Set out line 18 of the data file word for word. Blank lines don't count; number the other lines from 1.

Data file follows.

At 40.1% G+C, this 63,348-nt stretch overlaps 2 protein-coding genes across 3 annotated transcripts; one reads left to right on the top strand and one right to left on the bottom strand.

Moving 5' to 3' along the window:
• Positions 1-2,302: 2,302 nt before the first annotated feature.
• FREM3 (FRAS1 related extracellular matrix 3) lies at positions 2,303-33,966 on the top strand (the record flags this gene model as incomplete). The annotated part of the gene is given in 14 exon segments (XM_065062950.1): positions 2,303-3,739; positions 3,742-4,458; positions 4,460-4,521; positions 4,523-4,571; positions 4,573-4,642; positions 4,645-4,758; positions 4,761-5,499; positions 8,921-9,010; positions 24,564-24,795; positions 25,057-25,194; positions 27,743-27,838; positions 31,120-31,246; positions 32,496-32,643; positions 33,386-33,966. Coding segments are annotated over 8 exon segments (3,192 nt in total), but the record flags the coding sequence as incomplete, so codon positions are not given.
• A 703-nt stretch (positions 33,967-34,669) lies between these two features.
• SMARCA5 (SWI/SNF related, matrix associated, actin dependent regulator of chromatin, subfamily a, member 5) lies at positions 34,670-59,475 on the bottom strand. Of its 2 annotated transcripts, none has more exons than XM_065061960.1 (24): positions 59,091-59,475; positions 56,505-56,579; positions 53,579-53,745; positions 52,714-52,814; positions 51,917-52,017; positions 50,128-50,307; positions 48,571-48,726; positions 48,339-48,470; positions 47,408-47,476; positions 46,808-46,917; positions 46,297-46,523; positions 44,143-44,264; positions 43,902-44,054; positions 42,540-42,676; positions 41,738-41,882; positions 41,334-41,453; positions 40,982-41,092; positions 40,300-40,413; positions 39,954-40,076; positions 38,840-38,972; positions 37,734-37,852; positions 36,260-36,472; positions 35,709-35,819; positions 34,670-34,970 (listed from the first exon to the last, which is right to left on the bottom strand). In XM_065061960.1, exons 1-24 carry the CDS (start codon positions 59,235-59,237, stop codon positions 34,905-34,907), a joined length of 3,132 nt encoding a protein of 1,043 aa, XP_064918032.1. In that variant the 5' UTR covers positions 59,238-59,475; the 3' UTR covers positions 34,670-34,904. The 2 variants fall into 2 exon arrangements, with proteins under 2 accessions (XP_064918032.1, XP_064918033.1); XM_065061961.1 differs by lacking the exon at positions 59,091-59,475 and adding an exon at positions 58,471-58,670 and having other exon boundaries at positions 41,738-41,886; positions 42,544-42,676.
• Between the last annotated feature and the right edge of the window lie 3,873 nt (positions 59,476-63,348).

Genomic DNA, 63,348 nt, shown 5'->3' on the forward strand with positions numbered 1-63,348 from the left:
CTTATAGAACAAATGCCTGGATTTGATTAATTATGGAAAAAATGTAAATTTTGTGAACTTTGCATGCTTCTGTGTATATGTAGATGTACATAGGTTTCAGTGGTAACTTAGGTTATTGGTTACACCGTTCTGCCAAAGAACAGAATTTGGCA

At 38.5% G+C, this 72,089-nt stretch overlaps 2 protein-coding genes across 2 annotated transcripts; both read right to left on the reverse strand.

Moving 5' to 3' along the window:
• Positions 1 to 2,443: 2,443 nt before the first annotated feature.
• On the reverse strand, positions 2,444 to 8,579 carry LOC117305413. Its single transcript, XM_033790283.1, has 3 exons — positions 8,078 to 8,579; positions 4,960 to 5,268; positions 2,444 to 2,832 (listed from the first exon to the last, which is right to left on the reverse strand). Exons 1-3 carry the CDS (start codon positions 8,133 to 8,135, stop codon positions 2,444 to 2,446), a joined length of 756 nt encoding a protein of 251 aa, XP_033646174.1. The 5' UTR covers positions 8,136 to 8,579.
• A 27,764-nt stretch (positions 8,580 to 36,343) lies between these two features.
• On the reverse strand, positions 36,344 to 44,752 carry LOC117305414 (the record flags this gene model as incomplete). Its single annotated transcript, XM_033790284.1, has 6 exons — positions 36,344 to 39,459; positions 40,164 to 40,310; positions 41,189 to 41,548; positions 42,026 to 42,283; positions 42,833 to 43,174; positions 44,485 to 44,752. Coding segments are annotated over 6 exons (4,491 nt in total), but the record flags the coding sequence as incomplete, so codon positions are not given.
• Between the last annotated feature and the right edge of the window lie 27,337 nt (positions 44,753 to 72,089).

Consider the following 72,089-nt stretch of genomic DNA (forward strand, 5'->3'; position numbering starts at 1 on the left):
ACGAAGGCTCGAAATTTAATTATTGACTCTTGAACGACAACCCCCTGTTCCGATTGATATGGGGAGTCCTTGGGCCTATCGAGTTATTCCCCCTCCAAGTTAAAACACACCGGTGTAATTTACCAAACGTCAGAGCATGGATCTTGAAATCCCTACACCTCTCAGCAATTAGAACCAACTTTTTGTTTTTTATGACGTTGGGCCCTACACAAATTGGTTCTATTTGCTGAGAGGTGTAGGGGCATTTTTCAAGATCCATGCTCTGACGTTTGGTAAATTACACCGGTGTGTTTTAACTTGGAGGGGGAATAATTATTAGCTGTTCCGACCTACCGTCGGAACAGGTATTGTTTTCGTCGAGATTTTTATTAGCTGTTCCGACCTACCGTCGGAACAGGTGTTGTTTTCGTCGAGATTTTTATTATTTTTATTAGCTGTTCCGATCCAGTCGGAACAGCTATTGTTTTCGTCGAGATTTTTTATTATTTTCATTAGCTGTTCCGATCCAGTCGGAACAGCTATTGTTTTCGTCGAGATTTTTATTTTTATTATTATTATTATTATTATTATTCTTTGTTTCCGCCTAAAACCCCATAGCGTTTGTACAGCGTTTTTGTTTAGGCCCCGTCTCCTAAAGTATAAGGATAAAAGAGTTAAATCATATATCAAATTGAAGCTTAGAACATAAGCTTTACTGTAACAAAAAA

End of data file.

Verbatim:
ACGAAGGCTCGAAATTTAATTATTGACTCTTGAACGACAACCCCCTGTTCCGATTGATATGGGGAGTCCTTGGGCCTATCGAGTTATTCCCCCTCCAAGTTAAAACACACCGGTGTAATTTACCAAACGTCAGAGCATGGATCTTGAAATCCCTACACCTCTCAGCAATTAGAACCAACTTTTTGTTTTTTATGACGTTGGGCCCTACACAAATTGGTTCTATTTGCTGAGAGGTGTAGGGGCATTTTTCAAGATCCATGCTCTGACGTTTGGTAAATTACACCGGTGTGTTTTAACTTGGAGGGGGAATAATTATTAGCTGTTCCGACCTACCGTCGGAACAGGTATTGTTTTCGTCGAGATTTTTATTAGCTGTTCCGACCTACCGTCGGAACAGGTGTTGTTTTCGTCGAGATTTTTATTATTTTTATTAGCTGTTCCGATCCAGTCGGAACAGCTATTGTTTTCGTCGAGATTTTTTATTATTTTCATTAGCTGTTCCGATCCAGTCGGAACAGCTATTGTTTTCGTCGAGATTTTTATTTTTATTATTATTATTATTATTATTATTCTTTGTTTCCGCCTAAAACCCCATAGCGTTTGTACAGCGTTTTTGTTTAGGCCCCGTCTCCTAAAGTATAAGGATAAAAGAGTTAAATCATATATCAAATTGAAGCTTAGAACATAAGCTTTACTGTAACAAAAAA